Ethiopia's Tigray conflict shows how a war zone faded from space.

New images taken from space at night starkly show how the conflict in Ethiopia's northern Tigray region has left a population facing one of the world's worst humanitarian crises. Cities are shown fading to black over 20 months as electricity supplies are shut down.

The Nasa satellite photos have been shared with the BBC as Ethiopian troops and militias, along with soldiers from neighbouring ally Eritrea, appear to be gaining the upper hand against Tigrayan forces.

On Tuesday, Ethiopia said its army had taken control of Shire, one of Tigray's biggest cities, and the towns of Alamata and Korem, which lie to the south of the regional capital, Mekelle.

The UN, African Union and the US, among others, warn that the resurgence of heavy warfare could worsen the already catastrophic situation for civilians.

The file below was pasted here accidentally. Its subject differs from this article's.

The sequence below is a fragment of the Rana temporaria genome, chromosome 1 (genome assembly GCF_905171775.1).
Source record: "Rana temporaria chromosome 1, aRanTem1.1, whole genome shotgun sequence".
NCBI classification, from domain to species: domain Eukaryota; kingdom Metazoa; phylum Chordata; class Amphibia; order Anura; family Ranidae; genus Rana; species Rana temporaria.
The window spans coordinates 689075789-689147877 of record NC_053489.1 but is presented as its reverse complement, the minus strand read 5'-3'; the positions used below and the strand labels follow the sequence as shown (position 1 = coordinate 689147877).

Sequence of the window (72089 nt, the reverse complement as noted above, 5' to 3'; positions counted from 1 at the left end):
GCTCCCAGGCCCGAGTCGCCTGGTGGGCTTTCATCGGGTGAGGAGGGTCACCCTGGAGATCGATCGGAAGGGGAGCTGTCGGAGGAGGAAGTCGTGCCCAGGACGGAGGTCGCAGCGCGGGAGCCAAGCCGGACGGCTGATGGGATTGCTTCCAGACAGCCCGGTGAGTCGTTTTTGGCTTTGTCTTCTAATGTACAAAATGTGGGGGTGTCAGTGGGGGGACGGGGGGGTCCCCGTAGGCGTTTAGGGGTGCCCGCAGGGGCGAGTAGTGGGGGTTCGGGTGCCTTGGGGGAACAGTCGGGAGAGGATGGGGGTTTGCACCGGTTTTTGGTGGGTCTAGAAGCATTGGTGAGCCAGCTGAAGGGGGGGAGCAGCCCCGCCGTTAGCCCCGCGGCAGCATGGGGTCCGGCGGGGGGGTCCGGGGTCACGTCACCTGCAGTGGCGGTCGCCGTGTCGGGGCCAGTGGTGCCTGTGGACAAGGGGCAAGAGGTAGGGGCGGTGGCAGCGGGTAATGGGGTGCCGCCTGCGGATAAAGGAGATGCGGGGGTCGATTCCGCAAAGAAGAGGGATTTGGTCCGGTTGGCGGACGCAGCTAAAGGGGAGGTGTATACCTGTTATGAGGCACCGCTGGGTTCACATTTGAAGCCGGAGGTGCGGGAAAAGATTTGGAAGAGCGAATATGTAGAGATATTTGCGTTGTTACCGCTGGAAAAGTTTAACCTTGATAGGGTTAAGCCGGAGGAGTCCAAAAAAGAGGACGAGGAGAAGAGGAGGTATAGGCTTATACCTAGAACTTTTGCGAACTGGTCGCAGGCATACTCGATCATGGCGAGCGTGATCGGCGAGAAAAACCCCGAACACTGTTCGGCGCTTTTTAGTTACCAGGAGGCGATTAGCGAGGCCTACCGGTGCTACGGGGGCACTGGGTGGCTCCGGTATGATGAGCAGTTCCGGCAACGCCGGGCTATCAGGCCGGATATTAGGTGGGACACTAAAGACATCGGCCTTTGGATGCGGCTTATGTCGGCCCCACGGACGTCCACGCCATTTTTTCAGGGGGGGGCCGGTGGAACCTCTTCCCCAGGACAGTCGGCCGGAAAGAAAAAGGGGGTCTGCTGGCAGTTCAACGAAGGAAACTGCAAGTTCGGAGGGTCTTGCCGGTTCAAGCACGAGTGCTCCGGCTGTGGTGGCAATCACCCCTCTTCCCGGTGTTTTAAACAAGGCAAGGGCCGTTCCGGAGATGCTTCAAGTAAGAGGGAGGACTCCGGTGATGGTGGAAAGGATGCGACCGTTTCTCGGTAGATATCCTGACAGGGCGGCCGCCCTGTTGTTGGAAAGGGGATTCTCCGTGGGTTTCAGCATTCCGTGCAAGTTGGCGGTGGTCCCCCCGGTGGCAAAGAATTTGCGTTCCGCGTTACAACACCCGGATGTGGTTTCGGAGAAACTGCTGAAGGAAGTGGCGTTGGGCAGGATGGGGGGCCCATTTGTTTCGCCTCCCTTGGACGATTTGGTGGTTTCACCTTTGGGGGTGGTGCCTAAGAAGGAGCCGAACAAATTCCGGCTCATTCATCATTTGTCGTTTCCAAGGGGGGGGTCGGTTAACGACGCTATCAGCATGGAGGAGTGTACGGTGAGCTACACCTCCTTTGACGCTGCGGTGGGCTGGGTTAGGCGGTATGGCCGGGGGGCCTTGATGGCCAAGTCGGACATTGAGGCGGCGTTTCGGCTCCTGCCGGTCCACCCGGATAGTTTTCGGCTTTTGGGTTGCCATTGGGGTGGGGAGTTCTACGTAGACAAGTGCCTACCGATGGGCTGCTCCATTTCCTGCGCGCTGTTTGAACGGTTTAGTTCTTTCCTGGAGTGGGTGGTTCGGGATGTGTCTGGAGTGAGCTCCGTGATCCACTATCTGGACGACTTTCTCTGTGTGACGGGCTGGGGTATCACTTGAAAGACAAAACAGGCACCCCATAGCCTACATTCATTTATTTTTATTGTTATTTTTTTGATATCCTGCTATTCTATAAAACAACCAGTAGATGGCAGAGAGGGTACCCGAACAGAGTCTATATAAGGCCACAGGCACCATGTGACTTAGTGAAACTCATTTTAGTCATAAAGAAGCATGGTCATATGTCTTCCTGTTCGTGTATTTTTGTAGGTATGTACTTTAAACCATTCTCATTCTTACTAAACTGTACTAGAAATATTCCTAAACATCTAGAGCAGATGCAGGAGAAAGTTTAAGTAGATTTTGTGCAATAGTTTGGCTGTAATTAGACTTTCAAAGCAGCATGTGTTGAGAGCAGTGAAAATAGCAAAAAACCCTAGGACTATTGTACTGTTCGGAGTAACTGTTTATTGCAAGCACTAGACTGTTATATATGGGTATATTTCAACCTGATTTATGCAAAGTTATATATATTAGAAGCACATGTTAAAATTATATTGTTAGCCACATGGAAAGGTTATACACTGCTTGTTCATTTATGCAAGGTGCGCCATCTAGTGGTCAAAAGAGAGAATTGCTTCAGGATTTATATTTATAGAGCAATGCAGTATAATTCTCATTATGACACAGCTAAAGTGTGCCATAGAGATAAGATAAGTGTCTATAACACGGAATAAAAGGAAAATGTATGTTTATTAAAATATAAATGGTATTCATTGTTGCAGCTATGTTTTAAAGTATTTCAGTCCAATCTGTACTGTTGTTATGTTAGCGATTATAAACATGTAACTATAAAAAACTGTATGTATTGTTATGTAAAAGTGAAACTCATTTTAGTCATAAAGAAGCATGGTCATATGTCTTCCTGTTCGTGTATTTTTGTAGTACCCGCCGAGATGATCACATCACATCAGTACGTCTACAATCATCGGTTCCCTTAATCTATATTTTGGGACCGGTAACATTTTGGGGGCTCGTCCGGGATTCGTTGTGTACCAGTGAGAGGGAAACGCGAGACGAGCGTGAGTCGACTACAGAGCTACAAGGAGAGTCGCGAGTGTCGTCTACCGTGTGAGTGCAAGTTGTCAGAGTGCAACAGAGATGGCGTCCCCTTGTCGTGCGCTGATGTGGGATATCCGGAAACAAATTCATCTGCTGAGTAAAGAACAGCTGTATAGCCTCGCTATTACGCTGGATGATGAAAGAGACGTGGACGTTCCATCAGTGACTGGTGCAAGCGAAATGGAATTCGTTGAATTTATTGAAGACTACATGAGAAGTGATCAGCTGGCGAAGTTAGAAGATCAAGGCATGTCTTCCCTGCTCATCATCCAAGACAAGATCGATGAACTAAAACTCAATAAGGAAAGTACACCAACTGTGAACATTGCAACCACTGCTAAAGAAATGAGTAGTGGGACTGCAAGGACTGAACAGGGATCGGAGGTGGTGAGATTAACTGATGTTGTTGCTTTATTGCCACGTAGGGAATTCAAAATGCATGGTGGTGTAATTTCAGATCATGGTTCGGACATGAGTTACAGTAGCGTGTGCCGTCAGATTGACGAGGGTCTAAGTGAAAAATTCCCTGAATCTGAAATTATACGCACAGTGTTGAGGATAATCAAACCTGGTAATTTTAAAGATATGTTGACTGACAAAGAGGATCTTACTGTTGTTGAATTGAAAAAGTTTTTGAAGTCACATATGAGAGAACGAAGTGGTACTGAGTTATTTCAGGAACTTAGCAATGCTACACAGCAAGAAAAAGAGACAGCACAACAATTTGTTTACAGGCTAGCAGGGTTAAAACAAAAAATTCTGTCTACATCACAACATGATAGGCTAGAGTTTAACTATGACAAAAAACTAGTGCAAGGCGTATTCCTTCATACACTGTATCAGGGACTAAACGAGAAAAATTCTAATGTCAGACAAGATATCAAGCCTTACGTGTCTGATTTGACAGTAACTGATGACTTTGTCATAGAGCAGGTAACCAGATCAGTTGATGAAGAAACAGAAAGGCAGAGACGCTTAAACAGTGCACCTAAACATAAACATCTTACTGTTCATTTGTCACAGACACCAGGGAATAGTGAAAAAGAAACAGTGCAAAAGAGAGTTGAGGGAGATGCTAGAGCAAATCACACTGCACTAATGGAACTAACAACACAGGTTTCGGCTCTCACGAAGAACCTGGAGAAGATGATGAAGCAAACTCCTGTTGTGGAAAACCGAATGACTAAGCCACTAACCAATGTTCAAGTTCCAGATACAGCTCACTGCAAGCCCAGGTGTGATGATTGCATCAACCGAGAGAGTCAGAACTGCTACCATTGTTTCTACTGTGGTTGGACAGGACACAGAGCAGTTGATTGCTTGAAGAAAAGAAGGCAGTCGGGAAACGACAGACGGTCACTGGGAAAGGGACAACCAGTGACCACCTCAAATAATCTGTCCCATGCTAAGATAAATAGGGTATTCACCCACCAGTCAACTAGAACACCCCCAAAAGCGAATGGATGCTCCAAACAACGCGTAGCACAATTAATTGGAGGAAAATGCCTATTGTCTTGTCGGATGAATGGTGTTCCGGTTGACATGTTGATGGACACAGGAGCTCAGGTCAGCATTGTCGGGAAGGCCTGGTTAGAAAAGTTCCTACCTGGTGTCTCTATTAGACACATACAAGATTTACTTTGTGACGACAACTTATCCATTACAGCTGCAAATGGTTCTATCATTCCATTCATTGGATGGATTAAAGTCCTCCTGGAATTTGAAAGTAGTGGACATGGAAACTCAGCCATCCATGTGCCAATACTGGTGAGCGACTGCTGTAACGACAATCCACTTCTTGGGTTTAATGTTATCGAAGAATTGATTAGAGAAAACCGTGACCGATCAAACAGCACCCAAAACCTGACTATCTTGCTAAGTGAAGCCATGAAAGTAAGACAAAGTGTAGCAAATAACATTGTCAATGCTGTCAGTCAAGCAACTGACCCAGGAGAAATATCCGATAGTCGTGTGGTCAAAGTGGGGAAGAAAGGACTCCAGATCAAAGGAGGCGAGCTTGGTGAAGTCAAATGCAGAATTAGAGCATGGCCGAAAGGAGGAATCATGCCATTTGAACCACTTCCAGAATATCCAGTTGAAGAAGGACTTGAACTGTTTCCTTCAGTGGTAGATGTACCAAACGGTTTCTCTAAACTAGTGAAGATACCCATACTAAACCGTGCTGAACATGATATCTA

The Ethiopian government has not granted journalists access to Tigray since June 2021. With most communications cut off in the region, it's hard to report on the extent of the conflict and humanitarian crisis.

New data from the Tigray Bureau of Health, shared with the BBC, reveals how the blockade on the region - which has largely halted humanitarian aid as well as other services like electricity and banking - has affected young children.

The figures show that the number of those under the age of five who have died from malnutrition has risen by a staggering 1,533% over the two years from July 2020 - before the war broke out. That means for every child who died before the war, 16 died in 2021-22.

Source: www.bbc.com


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